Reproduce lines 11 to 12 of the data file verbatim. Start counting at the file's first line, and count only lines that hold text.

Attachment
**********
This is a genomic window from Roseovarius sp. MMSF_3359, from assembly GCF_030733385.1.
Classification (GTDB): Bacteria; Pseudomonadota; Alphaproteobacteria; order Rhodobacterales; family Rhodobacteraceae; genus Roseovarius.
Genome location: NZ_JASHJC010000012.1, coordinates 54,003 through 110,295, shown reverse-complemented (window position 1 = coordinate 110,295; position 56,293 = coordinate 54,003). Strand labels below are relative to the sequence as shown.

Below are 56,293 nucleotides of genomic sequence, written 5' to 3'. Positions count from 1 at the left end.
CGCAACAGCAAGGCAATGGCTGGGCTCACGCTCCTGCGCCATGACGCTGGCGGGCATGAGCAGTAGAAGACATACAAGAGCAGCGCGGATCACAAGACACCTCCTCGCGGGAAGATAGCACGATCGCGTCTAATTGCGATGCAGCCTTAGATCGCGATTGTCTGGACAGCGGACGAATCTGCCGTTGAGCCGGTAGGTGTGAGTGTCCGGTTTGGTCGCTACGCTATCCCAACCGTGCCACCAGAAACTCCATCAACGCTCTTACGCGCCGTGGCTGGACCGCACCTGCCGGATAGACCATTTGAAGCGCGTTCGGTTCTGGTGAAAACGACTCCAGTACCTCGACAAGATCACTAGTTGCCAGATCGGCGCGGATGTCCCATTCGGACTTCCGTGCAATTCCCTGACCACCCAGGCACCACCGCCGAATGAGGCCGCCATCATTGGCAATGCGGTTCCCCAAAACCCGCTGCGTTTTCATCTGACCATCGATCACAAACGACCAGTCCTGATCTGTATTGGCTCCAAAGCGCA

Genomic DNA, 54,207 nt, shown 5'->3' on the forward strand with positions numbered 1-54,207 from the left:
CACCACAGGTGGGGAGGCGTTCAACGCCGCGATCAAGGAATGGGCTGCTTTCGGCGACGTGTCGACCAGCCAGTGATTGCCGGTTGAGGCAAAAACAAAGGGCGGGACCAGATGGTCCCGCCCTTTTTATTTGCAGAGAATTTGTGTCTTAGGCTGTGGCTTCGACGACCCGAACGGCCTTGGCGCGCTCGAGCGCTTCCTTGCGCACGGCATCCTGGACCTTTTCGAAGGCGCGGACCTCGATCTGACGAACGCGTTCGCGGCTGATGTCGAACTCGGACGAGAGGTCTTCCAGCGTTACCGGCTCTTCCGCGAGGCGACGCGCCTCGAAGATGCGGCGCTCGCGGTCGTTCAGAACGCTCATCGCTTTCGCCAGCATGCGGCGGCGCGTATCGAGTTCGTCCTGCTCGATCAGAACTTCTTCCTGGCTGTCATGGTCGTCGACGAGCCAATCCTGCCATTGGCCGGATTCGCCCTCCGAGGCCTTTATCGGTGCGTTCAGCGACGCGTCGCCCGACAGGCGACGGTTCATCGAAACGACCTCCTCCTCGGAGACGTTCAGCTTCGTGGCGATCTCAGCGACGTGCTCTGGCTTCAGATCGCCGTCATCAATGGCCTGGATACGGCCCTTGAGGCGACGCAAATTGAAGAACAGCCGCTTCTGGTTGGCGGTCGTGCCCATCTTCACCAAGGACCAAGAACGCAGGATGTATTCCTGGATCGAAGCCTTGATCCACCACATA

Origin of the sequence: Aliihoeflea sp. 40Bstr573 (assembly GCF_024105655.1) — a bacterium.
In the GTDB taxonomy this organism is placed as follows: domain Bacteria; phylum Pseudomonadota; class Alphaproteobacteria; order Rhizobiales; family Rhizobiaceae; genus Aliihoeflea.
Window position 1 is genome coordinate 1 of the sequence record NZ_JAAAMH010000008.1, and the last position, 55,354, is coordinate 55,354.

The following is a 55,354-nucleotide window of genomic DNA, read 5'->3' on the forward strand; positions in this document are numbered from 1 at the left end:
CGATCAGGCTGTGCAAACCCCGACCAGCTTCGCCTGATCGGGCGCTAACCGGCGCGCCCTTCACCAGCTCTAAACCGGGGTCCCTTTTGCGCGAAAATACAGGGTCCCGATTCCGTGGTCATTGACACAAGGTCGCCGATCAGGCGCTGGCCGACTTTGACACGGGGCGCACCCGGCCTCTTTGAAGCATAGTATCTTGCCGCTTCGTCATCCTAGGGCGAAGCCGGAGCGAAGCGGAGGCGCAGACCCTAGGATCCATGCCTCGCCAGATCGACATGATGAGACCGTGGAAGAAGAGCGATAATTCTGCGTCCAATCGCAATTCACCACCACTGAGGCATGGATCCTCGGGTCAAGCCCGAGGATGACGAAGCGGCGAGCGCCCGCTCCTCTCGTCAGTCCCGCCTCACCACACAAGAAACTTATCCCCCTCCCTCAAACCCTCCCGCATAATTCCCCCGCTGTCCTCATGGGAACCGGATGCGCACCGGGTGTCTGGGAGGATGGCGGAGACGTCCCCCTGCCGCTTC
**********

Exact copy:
The following is a 55,354-nucleotide window of genomic DNA, read 5'->3' on the forward strand; positions in this document are numbered from 1 at the left end:
CGATCAGGCTGTGCAAACCCCGACCAGCTTCGCCTGATCGGGCGCTAACCGGCGCGCCCTTCACCAGCTCTAAACCGGGGTCCCTTTTGCGCGAAAATACAGGGTCCCGATTCCGTGGTCATTGACACAAGGTCGCCGATCAGGCGCTGGCCGACTTTGACACGGGGCGCACCCGGCCTCTTTGAAGCATAGTATCTTGCCGCTTCGTCATCCTAGGGCGAAGCCGGAGCGAAGCGGAGGCGCAGACCCTAGGATCCATGCCTCGCCAGATCGACATGATGAGACCGTGGAAGAAGAGCGATAATTCTGCGTCCAATCGCAATTCACCACCACTGAGGCATGGATCCTCGGGTCAAGCCCGAGGATGACGAAGCGGCGAGCGCCCGCTCCTCTCGTCAGTCCCGCCTCACCACACAAGAAACTTATCCCCCTCCCTCAAACCCTCCCGCATAATTCCCCCGCTGTCCTCATGGGAACCGGATGCGCACCGGGTGTCTGGGAGGATGGCGGAGACGTCCCCCTGCCGCTTC